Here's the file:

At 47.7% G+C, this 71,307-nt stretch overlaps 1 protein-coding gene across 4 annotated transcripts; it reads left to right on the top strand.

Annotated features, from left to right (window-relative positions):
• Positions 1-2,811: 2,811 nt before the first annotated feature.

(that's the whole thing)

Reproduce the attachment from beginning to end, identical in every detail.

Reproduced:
At 47.7% G+C, this 71,307-nt stretch overlaps 1 protein-coding gene across 4 annotated transcripts; it reads left to right on the top strand.

Annotated features, from left to right (window-relative positions):
• Positions 1-2,811: 2,811 nt before the first annotated feature.